Are Raisins a Healthy Snack?

Junk Food or Healthy Option?

Boy pouring raisins into bowl of muesli mixture, 4 years

Dave King / Dorling Kindersley / Getty Images

Most people think of raisins as a healthy snack for children. In fact, raisins are sometimes referred to as "nature's candy" or "the world's healthiest food."

However, since they are sticky and have a lot of sugar in them, raisins are also frequently considered a risk factor for cavities in children, and some pediatric dentists are not fans of them as a regular snack food for kids.

The Facts About Cavities

According to the National Institute of Dental and Craniofacial Research, by the time children reach age 11, over 40 percent already have one or more cavities in their primary (baby) teeth. Of course, eating raisins isn't the only or main cause of these cavities. More significant risk factors include:

  • Not brushing well
  • Drinking too much juice and milk
  • Eating a lot of junk food
  • Not visiting a dentist regularly
  • Drinking milk, juice, or other sweet beverages from a bottle or cup for long periods of time

Still, since cavities are such a big problem in children, you do want to make sure that you do everything that you can to protect your children from tooth decay. However, there is no actual research that shows that cavities are more common in kids who eat raisins.

Raisin Pros

When you review the nutrition facts about raisins, it is easy to see why some people consider them to be nature's best food, especially for kids, because they are:

  • Low in fat
  • Low in cholesterol
  • Fairly high in fiber (2 g per serving), which is good if your child has constipation
  • A good source of iron and have some calcium
  • A good source of potassium

While raisins do have a lot of sugar in them, they are natural, simple sugars, which are healthier than the added sugars in other sugary snacks.

Some research has concluded that raisins have antibacterial properties that actually prevent cavities. A review of the literature in a 2013 issue of the Journal of Food Science suggests that raisins may not be cariogenic (causing cavities) as once thought, and may contain antibacterial properties that can reduce oral bacteria that contribute to dental diseases. Although raisins are sweet and sticky, research implies that they do not stick to the teeth long enough to promote the formation of cavities. More studies are needed to validate these theories.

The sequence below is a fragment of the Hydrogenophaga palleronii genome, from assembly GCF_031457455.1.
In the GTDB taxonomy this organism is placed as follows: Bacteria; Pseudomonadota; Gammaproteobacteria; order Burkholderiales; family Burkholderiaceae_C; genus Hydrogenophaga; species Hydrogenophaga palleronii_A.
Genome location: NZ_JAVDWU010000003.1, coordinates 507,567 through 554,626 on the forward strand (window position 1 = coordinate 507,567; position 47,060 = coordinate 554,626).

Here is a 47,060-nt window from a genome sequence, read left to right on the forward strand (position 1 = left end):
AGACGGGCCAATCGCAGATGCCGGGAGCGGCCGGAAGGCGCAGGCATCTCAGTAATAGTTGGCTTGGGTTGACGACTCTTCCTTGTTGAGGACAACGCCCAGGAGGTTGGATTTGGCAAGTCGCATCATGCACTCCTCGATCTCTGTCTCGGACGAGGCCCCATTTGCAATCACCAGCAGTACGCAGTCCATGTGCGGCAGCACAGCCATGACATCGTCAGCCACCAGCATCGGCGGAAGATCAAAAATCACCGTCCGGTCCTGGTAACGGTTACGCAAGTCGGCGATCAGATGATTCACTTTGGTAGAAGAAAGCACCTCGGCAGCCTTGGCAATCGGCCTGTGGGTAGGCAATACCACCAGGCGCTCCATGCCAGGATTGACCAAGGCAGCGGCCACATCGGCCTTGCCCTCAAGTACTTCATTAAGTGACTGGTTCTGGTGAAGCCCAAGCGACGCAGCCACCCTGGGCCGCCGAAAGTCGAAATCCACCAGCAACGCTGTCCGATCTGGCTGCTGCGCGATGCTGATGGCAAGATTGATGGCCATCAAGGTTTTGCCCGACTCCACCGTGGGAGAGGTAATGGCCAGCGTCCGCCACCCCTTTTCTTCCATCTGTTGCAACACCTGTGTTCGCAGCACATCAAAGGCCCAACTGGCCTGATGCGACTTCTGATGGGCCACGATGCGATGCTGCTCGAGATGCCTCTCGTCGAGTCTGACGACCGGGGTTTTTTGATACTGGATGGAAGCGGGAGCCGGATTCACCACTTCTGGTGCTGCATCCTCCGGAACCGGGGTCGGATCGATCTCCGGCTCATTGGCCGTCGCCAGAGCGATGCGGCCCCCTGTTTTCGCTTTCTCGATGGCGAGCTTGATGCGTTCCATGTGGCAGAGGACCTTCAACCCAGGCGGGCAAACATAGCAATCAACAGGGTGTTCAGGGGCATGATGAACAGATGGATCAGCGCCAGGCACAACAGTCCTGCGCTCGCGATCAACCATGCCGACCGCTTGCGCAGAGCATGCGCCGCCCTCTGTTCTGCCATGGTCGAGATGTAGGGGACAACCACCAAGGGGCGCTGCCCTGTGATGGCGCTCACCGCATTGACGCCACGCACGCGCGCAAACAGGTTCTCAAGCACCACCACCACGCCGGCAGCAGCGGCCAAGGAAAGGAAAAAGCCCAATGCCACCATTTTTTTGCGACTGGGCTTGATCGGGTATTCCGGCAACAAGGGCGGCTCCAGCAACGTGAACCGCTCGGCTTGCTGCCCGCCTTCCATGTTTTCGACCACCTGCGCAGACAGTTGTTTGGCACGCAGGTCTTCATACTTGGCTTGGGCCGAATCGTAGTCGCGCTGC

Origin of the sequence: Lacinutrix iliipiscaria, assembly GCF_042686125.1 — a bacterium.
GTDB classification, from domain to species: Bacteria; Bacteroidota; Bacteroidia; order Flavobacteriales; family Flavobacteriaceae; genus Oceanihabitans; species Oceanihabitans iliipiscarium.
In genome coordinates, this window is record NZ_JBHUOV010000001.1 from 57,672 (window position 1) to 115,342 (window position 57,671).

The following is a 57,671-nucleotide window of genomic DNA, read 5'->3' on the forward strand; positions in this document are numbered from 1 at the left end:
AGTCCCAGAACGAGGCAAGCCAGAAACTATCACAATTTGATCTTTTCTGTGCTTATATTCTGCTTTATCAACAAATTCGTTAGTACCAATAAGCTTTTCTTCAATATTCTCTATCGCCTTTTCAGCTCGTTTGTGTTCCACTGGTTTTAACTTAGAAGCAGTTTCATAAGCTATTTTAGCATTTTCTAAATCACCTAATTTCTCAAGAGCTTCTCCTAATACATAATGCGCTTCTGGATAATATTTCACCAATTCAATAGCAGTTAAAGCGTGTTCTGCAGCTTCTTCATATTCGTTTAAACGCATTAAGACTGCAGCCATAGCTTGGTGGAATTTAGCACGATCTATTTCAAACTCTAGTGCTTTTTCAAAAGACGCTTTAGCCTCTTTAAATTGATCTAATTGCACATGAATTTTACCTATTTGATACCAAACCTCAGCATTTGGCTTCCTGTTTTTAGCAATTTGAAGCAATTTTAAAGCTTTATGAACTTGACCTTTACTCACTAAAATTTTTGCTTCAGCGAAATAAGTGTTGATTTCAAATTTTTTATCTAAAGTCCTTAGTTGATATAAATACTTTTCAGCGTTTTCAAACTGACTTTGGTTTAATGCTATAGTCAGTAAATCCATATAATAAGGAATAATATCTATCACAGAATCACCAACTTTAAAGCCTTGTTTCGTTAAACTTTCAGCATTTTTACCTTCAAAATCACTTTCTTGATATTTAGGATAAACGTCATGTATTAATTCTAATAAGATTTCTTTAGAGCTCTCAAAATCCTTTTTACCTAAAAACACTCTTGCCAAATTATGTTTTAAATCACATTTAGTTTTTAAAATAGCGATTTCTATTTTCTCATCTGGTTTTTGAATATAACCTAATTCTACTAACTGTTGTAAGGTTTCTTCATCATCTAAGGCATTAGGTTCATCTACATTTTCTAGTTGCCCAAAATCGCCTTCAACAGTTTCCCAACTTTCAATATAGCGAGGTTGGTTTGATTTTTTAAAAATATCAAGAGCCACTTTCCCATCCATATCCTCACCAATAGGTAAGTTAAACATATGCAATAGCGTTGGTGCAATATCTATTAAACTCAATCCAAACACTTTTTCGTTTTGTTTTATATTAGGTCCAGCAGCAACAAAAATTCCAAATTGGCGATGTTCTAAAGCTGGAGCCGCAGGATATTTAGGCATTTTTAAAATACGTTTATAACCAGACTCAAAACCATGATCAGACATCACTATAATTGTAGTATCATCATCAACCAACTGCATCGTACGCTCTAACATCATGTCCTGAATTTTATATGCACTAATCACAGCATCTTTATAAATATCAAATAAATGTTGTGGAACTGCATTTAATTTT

The biggest threat to children's teeth is sugary snacks, like cookies and candy. Unlike raisins, these processed foods provide no nutritional value.

Raisin Cons

Since raisins have so many things going for them, why would you avoid offering them to your children?

Some dentists lump raisins in with all of the other typical junk foods that kids eat. According to the American Dental Association (ADA), sticky foods like dried fruit, including raisins, can damage your teeth since they tend to stay on the teeth longer than other types of food. If your children eat raisins and other dried fruits frequently, the ADA advises rinsing their mouths with water after eating them and to brush and floss carefully to remove any raisin residue.

Also, keep in mind that not all raisins are the same. Many commercial cereals contain raisins that are coated with refined sugar. It is better to buy cereal with unsweetened raisins or add them to cereals yourself. Furthermore, the effect of raisins on your child's teeth depends on how many he eats and how often.

A Word From Verywell

Raisins are clearly a healthy food and a good source of many vitamins and minerals that your kids need as part of a healthy diet. And since they taste so good and are easy to eat, they make a great snack.

Since it is possible that eating raising may lead to cavities, however, it's important to err on the safe side and to take care of your child's teeth when he eats raisins. So in addition to your regular routine of dental care each morning and at bedtime, you might brush and floss your child's teeth after he eats raisins, especially if you often find small pieces of raisins leftover in between your child's teeth. If you are concerned, talk to your child's dentist for his take. Certain children are more prone to cavities than others, and in some cases, raisins may not be advised.

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